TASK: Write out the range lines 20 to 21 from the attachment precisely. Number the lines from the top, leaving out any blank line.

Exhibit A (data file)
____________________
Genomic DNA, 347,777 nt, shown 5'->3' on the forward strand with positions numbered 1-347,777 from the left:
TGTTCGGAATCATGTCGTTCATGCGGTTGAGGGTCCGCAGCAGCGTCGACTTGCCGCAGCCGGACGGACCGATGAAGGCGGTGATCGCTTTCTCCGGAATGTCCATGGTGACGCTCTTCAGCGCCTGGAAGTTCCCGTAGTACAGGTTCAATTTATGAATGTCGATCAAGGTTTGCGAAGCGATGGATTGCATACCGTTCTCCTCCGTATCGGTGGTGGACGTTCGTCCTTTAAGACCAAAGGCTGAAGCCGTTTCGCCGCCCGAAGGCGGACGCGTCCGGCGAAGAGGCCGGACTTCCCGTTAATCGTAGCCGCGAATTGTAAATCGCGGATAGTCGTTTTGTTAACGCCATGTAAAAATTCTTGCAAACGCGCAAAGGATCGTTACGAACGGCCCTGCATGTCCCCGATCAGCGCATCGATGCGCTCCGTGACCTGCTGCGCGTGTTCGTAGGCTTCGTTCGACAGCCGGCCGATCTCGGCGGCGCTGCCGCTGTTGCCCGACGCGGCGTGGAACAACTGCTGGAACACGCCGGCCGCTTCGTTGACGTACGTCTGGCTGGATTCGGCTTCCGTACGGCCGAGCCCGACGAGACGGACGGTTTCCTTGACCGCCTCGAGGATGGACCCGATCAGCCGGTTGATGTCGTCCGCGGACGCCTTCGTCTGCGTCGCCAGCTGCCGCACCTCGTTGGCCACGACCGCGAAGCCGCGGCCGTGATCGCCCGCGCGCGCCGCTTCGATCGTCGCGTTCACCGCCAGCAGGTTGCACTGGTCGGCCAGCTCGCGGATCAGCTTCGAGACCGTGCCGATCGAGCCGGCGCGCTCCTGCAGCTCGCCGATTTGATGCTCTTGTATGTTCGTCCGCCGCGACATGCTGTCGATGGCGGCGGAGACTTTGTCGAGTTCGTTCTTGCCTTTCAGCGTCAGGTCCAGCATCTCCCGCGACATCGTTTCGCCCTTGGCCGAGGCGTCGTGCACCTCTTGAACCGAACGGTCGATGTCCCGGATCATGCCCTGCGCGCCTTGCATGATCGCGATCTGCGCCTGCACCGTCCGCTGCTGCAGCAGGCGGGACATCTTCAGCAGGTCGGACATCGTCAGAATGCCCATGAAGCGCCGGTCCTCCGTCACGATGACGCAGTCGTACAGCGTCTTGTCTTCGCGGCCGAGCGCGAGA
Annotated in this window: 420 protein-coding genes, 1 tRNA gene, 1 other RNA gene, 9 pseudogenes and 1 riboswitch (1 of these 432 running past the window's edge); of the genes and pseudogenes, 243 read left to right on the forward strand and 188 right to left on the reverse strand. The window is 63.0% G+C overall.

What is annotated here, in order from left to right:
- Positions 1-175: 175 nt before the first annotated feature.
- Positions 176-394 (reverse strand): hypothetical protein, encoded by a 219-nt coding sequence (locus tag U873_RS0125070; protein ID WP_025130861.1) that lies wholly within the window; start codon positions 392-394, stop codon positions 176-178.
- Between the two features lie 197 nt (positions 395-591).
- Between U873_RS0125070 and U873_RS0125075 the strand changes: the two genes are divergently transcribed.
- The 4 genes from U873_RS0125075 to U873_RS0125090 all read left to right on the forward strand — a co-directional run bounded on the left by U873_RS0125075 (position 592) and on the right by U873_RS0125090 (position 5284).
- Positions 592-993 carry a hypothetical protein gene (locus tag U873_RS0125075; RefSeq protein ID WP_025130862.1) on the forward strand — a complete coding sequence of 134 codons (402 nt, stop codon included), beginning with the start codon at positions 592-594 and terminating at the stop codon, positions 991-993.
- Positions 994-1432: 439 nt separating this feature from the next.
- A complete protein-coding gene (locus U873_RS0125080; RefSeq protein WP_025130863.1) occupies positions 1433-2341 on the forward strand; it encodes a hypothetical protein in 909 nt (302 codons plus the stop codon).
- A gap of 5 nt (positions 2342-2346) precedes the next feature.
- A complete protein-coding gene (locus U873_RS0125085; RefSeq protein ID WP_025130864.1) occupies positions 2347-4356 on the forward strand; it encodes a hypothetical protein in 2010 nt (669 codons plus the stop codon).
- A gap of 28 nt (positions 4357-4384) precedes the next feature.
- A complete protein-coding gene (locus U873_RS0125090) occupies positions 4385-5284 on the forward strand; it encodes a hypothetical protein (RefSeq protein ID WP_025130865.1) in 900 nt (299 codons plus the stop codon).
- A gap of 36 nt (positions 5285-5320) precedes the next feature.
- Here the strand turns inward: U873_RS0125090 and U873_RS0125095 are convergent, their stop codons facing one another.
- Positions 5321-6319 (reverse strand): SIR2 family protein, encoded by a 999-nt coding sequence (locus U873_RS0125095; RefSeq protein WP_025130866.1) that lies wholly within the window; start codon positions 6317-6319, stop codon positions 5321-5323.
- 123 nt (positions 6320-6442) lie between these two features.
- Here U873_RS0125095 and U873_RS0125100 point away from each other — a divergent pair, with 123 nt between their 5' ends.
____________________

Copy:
- 123 nt (positions 6320-6442) lie between these two features.
- Here U873_RS0125095 and U873_RS0125100 point away from each other — a divergent pair, with 123 nt between their 5' ends.